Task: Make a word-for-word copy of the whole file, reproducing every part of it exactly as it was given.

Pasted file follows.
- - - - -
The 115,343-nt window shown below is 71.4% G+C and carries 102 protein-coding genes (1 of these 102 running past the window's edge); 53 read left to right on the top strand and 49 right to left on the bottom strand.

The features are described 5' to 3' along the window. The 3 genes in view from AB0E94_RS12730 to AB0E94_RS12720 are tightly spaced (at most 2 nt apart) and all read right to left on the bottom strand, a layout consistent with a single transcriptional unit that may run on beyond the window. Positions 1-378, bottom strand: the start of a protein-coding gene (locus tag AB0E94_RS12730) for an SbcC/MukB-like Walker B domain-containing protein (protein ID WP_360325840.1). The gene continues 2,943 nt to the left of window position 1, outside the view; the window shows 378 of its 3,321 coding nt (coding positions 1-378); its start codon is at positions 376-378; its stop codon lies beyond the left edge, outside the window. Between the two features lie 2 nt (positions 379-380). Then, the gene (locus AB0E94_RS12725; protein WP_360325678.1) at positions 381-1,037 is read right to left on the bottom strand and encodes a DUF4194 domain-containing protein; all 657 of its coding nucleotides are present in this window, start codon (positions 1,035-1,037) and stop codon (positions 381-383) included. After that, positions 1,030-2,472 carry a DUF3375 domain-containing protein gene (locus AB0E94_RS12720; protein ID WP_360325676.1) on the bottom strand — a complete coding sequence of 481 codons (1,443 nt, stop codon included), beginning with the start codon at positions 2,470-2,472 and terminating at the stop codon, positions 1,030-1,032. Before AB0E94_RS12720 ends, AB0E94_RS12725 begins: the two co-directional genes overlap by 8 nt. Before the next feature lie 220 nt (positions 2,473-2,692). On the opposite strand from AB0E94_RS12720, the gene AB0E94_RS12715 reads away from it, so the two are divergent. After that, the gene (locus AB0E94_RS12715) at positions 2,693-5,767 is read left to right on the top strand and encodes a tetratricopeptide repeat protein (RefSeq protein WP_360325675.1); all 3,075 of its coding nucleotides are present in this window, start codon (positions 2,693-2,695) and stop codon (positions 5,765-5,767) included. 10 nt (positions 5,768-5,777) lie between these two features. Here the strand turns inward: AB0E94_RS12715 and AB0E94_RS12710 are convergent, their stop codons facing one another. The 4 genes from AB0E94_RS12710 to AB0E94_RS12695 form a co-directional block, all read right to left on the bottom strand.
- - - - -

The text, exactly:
The 115,343-nt window shown below is 71.4% G+C and carries 102 protein-coding genes (1 of these 102 running past the window's edge); 53 read left to right on the top strand and 49 right to left on the bottom strand.

The features are described 5' to 3' along the window. The 3 genes in view from AB0E94_RS12730 to AB0E94_RS12720 are tightly spaced (at most 2 nt apart) and all read right to left on the bottom strand, a layout consistent with a single transcriptional unit that may run on beyond the window. Positions 1-378, bottom strand: the start of a protein-coding gene (locus tag AB0E94_RS12730) for an SbcC/MukB-like Walker B domain-containing protein (protein ID WP_360325840.1). The gene continues 2,943 nt to the left of window position 1, outside the view; the window shows 378 of its 3,321 coding nt (coding positions 1-378); its start codon is at positions 376-378; its stop codon lies beyond the left edge, outside the window. Between the two features lie 2 nt (positions 379-380). Then, the gene (locus AB0E94_RS12725; protein WP_360325678.1) at positions 381-1,037 is read right to left on the bottom strand and encodes a DUF4194 domain-containing protein; all 657 of its coding nucleotides are present in this window, start codon (positions 1,035-1,037) and stop codon (positions 381-383) included. After that, positions 1,030-2,472 carry a DUF3375 domain-containing protein gene (locus AB0E94_RS12720; protein ID WP_360325676.1) on the bottom strand — a complete coding sequence of 481 codons (1,443 nt, stop codon included), beginning with the start codon at positions 2,470-2,472 and terminating at the stop codon, positions 1,030-1,032. Before AB0E94_RS12720 ends, AB0E94_RS12725 begins: the two co-directional genes overlap by 8 nt. Before the next feature lie 220 nt (positions 2,473-2,692). On the opposite strand from AB0E94_RS12720, the gene AB0E94_RS12715 reads away from it, so the two are divergent. After that, the gene (locus AB0E94_RS12715) at positions 2,693-5,767 is read left to right on the top strand and encodes a tetratricopeptide repeat protein (RefSeq protein WP_360325675.1); all 3,075 of its coding nucleotides are present in this window, start codon (positions 2,693-2,695) and stop codon (positions 5,765-5,767) included. 10 nt (positions 5,768-5,777) lie between these two features. Here the strand turns inward: AB0E94_RS12715 and AB0E94_RS12710 are convergent, their stop codons facing one another. The 4 genes from AB0E94_RS12710 to AB0E94_RS12695 form a co-directional block, all read right to left on the bottom strand.